ORDINARY Zimbabweans should brace for tough times in the months ahead.
Zimbabwe Independent Editorial
If Finance minister Patrick Chinamasa’s recent excise duty hike on fuel is anything to go by, consumers are set to bear the brunt of price increases as producers and importers pass on the costs to the already struggling end-users in a bid to maintain profitable margins.
Putting aside the current beer price reduction, Chinamasa’s fiscal measures are likely to trigger price spikes.
The minister last week raised excise duty on diesel and petrol from 25US cents and 30US cents per litre to 30US cents and 35US cents per litre respectively, with effect from Monday. The toxic impact of this is yet to be felt, but it’s coming.
Apart from the duty hike on fuel, Chinamasa also levied excise duty of 5% on airtime for voice calls and data. He even charged customs duty on mobile handsets at a rate of 25%, from October 1, at the same time hiking government property rentals.
While all these were desperate efforts to raise additional revenues for government as its tax base shrinks, the upshot will be harmful. People and companies can’t withstand such a taxation siege any more. They are feeling the pain of being taxed to the bone.
The increase in excise duty on fuel will also fuel the cost burden for most companies. This, in an environment where consumers are already reeling from liquidity problems and plummeting disposable incomes and hence low aggregate demand, is too harsh.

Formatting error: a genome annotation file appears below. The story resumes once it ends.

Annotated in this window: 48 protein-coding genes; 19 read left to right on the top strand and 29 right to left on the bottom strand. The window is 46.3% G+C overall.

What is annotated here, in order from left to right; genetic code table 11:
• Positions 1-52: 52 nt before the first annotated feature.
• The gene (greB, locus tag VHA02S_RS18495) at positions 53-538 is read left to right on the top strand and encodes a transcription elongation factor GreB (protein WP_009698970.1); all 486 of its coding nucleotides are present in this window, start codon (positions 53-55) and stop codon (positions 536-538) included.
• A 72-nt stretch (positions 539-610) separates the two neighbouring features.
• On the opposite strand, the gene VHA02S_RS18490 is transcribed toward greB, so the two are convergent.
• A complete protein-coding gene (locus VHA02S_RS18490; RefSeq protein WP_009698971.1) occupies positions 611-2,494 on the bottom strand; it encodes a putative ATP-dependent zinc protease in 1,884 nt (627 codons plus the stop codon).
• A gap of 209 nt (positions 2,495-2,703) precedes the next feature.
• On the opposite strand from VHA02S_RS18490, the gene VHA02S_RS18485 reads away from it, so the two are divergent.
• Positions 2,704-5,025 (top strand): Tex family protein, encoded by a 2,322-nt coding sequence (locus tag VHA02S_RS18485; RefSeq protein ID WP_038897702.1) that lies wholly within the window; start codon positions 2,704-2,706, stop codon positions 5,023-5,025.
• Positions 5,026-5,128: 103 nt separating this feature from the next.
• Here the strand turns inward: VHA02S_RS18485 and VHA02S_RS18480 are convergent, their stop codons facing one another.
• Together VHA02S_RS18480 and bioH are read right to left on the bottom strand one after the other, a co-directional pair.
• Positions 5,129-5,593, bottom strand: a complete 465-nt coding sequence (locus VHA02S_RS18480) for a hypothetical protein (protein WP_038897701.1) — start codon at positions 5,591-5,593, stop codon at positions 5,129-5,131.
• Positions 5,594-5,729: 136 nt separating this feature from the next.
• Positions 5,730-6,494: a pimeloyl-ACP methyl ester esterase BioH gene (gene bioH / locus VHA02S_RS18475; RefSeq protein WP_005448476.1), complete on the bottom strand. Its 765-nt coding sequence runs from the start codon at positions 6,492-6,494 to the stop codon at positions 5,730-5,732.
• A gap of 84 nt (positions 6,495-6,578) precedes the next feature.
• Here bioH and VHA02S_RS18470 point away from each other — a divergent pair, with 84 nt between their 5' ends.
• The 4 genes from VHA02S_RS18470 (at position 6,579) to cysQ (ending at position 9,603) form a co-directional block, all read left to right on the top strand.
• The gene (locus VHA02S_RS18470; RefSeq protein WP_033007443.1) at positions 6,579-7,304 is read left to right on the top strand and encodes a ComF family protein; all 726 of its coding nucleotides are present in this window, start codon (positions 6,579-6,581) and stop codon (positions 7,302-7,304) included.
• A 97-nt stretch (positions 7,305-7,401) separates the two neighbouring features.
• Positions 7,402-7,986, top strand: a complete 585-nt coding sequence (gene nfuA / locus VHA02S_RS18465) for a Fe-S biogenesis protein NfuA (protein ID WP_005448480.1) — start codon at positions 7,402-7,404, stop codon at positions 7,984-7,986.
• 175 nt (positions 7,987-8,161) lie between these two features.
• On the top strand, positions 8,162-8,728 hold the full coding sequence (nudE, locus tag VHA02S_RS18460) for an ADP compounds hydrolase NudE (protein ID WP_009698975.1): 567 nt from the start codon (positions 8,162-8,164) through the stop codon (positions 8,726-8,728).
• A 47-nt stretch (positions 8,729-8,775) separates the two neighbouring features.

In a situation where companies are even reducing prices to encourage sales, the rise in fuel costs will further squeeze margins, while forcing price escalation.
Chinamasa also increased duty on a wide range of imports of finished products, including cooking oil, poultry, soap, maize meal, flour, beverages, dairy produce, furniture, sugar, fresh and canned fruits and vegetables, among others, saying they were accelerating local industry collapse and ballooning the country’s bloated import bill which stood at US$3 billion in the first half of 2014.
Protectionist measures, given structural economic inefficiencies and that production has virtually collapsed, won’t work. How do you protect industries that are virtually collapsing or don’t exist, or indeed why protect inefficient or moribund companies?
This is likely to raise prices as local companies are not competitive owing to obsolete equipment, low capacity utilisation and high cost structures. Foreign companies which continue to export here will pass on the cost to consumers.
The increase in excise duty on fuel may adversely fuel cost-push inflation against a backdrop of company closures, unemployment and tumbling disposable incomes.
Import tariffs won’t help to deal with fundamental problems — structural issues and policy inconsistencies — affecting the economy. Quite often they harm the very people they are meant to protect.
Protectionism results in deadweight loss; excessive burden of monopoly and taxation or allocative inefficiency — loss of economic efficiency — in which no-one enjoys any benefits.
As Alan Greenspan would say, such measures create an atrophy of competitive capacity. If Chinamasa’s protectionist route is followed, newer, more inefficient industries will be protected but with less scope to expand, and overall production and economic efficiency will suffer.